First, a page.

2015's solo tournaments had already made it the most action-packed year in StarCraft II’s history, but Proleague soiled us with the grandest of finales. sOs’ scored an impossible reverse all-kill in the first round of the Proleague playoffs, nudging Jin Air past Flash's KT. In the following round, Rogue’s banelings showered down on herO’s army, leaving the mouths of CJ fans on the floor while Jin Air fans roared in delight. Disbelief etched on his face, herO ceded the first ace match. Cursed to never be the star of the story, ByuL had to surrender the final GG of the series to sOs a day later, catapulting Jin Air into the Proleague finals for the first time.
The Proleague finals duel between SK Telecom and Jin Air will be remembered as the long awaited coronation of the most individually successful team in Korean StarCraft II history up to that point. SK Telecom had survived a roster revamp after their finals defeat a year earlier to become perhaps the strongest, most versatile team in the league’s history. The plucky Jin Air squad had done well to make it so far, but they would need another year of seasoning before they were truly championship quality. SK Telecom reclaimed the championship, with Classic closing out Trap in the final game.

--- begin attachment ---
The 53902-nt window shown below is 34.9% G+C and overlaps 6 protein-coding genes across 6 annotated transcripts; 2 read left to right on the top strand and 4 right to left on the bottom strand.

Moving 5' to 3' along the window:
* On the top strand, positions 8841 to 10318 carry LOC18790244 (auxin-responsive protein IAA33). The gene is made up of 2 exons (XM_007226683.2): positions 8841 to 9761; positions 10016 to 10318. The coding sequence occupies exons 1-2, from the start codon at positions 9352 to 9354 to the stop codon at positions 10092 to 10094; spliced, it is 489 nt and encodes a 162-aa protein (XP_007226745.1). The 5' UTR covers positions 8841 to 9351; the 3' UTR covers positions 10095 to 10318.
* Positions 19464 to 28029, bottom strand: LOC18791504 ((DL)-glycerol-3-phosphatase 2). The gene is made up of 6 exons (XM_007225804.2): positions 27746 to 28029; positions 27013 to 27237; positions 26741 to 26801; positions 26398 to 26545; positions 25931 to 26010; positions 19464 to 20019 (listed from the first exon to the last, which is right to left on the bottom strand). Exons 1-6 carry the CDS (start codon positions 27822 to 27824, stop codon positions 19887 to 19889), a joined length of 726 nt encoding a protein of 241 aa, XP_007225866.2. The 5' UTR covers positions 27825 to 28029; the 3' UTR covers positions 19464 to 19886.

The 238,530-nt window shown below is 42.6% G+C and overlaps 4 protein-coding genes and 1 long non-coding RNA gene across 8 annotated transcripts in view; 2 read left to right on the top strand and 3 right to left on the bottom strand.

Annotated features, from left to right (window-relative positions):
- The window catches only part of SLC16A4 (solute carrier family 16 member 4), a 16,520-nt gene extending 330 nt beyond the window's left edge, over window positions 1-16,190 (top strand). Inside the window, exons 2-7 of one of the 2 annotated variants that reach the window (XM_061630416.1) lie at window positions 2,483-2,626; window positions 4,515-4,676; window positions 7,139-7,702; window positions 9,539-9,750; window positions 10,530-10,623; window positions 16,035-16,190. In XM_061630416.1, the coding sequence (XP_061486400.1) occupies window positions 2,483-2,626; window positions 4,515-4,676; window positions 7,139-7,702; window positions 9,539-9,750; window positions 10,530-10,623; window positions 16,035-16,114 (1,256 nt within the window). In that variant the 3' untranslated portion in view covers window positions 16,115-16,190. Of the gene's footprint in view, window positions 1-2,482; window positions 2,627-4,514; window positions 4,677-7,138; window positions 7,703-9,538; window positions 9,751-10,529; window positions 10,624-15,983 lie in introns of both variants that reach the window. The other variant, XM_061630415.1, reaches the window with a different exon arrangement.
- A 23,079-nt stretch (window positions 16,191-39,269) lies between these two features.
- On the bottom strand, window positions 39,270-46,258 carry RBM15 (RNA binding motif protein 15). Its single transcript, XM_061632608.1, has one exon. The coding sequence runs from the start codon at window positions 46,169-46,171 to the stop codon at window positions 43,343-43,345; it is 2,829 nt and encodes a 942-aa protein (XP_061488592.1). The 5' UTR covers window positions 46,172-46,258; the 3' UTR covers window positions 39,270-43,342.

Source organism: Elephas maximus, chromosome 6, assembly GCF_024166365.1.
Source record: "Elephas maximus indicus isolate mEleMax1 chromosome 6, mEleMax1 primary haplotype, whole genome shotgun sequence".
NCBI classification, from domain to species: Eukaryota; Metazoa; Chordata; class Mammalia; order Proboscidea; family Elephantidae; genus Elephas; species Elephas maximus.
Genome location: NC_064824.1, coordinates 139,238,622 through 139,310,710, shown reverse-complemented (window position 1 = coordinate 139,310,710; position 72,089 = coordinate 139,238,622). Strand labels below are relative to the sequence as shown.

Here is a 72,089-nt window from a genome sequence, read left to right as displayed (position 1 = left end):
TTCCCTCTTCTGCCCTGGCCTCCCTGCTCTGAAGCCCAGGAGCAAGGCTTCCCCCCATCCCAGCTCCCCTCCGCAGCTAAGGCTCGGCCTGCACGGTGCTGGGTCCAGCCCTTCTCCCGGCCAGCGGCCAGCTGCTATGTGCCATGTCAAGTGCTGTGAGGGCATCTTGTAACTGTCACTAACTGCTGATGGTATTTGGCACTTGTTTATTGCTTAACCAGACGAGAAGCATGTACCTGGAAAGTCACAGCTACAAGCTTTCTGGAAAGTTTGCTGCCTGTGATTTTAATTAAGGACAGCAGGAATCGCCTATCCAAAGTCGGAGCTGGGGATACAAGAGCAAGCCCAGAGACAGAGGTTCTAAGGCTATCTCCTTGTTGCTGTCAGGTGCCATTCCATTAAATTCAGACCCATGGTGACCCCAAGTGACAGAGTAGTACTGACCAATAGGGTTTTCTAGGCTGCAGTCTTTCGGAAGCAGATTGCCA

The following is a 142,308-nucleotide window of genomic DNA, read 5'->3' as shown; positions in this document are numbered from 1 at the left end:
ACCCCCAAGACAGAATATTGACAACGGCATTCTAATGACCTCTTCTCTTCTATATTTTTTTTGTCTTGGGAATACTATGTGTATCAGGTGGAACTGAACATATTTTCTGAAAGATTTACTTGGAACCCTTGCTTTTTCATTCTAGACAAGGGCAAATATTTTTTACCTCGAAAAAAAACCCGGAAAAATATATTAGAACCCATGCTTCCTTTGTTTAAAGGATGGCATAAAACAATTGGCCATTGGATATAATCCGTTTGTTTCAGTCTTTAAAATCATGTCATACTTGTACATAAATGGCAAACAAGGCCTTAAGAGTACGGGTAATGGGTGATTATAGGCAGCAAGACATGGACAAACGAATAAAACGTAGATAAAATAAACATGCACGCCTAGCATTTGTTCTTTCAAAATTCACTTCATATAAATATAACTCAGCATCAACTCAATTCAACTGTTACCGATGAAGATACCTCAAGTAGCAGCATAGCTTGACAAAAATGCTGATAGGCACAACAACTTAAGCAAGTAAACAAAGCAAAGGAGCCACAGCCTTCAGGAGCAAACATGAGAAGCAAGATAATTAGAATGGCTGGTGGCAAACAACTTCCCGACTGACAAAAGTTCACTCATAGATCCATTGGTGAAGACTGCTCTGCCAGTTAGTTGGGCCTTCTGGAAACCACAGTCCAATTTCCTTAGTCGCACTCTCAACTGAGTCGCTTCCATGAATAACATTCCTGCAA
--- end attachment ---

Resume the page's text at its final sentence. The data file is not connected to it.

Never again will we have a year quite like 2015. Never again will we feel its energy and experience its thrill. 2016 attempted to a facsimile of the same, but continued match-fixing scandals, the disbanding of teams, and the spectre of KeSPA's departure from SC2 were shadows that loomed over the scene.
Five nights of StarCraft, three leagues, thrilling games and magnetic players. Back in 2015, we were so engulfed in everything going on that we never were able to step back and take a moment to appreciate our surroundings. It was impossible to grasp the scope and magnitude of the moment.